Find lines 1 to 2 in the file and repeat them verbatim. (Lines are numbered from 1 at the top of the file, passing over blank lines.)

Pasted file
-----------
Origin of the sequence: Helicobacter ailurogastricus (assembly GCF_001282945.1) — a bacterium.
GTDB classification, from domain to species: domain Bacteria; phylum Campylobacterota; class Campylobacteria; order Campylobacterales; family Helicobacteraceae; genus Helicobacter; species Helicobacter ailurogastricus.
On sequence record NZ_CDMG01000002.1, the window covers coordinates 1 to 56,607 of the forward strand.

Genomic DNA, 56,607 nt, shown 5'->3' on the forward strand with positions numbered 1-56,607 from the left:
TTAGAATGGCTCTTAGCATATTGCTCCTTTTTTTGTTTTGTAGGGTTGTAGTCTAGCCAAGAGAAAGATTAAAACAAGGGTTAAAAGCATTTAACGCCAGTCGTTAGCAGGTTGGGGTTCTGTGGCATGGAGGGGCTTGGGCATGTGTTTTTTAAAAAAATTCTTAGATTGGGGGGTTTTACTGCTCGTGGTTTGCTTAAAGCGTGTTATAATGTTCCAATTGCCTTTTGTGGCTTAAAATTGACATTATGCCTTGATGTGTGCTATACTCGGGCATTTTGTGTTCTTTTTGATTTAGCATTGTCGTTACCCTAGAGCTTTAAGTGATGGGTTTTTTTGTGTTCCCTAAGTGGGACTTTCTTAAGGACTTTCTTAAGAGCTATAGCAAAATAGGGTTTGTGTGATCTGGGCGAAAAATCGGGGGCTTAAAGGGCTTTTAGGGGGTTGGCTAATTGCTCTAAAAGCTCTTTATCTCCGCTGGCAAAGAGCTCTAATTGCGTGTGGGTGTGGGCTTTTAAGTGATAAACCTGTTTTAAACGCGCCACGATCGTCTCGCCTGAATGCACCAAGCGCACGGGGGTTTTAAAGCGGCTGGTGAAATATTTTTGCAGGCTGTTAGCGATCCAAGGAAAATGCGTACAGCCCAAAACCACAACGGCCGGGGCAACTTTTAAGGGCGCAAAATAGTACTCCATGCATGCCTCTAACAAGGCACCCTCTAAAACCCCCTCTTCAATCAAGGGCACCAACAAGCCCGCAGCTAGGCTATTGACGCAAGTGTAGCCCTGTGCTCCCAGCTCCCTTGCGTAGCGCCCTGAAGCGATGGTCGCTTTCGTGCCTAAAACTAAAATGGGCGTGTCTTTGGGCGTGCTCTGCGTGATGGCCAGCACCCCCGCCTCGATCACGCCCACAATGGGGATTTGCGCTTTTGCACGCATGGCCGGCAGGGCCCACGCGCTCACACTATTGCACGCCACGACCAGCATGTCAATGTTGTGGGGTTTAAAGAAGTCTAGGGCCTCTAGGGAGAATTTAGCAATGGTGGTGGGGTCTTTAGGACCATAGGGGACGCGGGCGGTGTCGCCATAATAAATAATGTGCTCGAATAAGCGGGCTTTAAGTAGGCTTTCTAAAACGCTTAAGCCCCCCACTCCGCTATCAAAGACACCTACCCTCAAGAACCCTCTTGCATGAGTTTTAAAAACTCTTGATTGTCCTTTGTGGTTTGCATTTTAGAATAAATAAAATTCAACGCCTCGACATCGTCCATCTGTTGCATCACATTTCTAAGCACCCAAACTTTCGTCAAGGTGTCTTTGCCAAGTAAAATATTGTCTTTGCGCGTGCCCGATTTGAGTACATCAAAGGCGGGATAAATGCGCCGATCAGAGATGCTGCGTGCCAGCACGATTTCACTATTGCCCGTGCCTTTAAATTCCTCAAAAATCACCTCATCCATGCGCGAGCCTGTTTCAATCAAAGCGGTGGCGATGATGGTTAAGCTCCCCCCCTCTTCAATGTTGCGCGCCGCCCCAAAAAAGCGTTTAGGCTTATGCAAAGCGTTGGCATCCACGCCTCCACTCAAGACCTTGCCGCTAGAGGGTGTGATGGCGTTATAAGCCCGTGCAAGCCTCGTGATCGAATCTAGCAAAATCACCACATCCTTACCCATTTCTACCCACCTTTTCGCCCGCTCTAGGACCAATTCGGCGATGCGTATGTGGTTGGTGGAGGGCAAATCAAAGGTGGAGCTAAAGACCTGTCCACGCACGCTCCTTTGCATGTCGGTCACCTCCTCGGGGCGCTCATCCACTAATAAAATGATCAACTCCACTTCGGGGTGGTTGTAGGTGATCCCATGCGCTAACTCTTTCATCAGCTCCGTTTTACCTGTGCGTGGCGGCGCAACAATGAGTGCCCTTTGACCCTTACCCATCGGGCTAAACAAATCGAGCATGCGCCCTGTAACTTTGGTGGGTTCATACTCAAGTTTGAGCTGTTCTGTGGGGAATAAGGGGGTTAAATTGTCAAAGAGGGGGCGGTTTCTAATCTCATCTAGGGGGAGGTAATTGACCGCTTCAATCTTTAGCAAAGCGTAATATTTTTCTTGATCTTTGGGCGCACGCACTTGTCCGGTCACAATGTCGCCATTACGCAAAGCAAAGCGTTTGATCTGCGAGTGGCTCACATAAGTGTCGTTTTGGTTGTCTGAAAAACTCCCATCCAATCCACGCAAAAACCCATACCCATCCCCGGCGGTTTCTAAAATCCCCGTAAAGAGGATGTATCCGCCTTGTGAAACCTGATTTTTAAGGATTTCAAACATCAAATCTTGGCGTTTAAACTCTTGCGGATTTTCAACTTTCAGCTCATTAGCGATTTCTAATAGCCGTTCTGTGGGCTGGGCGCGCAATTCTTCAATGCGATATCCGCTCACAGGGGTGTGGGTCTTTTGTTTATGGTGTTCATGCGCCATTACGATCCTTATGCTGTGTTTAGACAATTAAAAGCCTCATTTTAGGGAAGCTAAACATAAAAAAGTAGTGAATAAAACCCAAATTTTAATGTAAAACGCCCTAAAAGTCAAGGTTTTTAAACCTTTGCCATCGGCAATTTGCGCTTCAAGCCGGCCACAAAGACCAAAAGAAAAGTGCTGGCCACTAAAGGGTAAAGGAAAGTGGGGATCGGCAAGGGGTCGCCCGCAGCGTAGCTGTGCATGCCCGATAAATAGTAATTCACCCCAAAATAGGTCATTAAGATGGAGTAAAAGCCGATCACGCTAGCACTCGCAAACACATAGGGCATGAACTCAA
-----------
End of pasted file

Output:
Origin of the sequence: Helicobacter ailurogastricus (assembly GCF_001282945.1) — a bacterium.
GTDB classification, from domain to species: domain Bacteria; phylum Campylobacterota; class Campylobacteria; order Campylobacterales; family Helicobacteraceae; genus Helicobacter; species Helicobacter ailurogastricus.